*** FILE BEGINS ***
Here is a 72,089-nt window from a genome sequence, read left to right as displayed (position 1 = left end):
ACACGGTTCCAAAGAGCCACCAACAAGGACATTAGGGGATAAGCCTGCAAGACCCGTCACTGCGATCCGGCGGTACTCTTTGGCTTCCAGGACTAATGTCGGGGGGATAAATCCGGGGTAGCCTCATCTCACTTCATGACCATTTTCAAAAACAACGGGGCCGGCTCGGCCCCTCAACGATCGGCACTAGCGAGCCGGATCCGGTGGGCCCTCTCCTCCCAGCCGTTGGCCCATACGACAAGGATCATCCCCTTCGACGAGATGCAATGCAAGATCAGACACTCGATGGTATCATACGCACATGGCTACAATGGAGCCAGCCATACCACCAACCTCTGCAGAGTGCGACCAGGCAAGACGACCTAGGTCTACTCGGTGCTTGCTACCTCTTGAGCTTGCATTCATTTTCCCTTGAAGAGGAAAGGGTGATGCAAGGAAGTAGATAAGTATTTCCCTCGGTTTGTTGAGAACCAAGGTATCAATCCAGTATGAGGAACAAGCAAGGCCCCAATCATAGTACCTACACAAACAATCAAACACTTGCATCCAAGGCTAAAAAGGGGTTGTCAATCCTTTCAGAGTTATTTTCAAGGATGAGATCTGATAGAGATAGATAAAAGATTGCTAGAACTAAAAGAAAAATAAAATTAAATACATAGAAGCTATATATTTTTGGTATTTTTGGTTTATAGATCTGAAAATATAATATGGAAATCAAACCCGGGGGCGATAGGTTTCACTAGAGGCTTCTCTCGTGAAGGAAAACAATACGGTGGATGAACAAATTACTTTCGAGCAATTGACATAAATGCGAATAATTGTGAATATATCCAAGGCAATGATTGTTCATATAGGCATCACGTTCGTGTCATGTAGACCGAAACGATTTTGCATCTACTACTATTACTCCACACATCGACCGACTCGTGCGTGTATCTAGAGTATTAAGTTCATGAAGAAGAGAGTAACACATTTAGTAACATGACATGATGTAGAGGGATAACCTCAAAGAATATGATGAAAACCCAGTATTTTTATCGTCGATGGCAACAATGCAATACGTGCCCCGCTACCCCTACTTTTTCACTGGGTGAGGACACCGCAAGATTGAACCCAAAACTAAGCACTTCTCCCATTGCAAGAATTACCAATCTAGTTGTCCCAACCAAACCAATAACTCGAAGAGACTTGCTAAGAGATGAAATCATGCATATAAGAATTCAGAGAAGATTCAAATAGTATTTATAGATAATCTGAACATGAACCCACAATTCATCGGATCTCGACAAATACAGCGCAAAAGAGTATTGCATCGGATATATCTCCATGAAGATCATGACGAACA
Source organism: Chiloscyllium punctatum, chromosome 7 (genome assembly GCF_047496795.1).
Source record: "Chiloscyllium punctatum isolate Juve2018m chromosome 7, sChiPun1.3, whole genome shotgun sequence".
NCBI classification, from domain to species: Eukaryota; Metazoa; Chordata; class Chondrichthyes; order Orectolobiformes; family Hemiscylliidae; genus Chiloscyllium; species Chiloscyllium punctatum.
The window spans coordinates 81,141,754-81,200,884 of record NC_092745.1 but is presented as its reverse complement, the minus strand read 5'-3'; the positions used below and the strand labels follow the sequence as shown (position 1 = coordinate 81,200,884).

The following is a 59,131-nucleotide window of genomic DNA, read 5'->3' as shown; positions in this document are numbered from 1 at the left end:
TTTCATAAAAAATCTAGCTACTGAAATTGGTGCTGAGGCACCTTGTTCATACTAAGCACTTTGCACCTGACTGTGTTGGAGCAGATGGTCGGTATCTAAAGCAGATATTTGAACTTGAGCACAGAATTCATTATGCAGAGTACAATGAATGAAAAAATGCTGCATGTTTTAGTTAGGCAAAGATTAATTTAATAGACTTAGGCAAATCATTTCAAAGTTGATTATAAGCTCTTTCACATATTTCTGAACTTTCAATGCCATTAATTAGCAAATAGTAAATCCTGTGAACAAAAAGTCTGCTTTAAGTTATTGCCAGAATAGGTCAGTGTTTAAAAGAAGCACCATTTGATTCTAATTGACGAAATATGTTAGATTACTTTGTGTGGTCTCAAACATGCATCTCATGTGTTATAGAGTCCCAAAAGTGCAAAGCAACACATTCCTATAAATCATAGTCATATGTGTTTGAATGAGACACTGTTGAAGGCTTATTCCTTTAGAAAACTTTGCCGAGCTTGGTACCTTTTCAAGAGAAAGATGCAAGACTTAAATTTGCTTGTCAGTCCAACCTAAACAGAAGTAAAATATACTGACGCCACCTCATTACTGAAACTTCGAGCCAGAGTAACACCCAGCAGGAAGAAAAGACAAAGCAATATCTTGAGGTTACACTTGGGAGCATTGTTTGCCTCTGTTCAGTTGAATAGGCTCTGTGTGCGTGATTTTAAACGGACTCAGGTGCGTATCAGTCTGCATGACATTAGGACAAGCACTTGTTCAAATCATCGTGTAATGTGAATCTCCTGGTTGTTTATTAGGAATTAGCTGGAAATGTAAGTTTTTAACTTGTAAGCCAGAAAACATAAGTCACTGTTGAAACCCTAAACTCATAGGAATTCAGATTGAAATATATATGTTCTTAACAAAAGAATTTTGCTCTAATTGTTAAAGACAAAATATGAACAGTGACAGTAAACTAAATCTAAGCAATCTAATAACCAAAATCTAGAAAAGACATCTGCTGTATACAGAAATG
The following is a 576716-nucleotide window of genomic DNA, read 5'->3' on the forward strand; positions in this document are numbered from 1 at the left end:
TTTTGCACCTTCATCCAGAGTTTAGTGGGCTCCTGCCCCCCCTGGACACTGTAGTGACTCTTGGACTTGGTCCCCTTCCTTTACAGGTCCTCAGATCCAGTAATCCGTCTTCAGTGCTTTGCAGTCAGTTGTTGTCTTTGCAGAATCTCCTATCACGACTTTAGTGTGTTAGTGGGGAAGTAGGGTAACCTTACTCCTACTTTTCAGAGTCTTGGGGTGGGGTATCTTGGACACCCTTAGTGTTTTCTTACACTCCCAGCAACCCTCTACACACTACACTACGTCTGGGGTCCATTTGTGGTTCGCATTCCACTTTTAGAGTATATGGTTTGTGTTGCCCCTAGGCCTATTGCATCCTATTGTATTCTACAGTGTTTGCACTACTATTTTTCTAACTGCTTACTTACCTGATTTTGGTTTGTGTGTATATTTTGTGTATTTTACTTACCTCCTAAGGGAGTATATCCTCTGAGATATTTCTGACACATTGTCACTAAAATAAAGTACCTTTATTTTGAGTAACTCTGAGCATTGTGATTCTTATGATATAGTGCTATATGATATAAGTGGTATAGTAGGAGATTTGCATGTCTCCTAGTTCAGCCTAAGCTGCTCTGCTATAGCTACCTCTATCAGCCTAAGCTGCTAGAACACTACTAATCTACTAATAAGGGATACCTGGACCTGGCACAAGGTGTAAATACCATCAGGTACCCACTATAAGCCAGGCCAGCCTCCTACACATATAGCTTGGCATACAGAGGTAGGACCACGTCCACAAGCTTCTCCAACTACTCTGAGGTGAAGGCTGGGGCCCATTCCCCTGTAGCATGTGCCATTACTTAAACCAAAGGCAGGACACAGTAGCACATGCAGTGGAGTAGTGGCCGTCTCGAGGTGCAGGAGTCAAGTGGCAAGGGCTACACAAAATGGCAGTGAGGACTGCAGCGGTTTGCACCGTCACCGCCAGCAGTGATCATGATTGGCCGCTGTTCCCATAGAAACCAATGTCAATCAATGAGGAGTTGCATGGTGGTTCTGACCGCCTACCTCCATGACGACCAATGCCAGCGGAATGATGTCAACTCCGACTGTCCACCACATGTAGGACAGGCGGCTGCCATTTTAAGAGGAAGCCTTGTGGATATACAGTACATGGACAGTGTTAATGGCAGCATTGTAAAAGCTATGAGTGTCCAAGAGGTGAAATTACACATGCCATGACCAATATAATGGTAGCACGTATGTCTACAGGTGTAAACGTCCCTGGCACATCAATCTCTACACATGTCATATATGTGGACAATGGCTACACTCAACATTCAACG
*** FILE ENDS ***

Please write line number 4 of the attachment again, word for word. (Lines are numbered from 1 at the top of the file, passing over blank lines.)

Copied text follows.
Source record: "Chiloscyllium punctatum isolate Juve2018m chromosome 7, sChiPun1.3, whole genome shotgun sequence".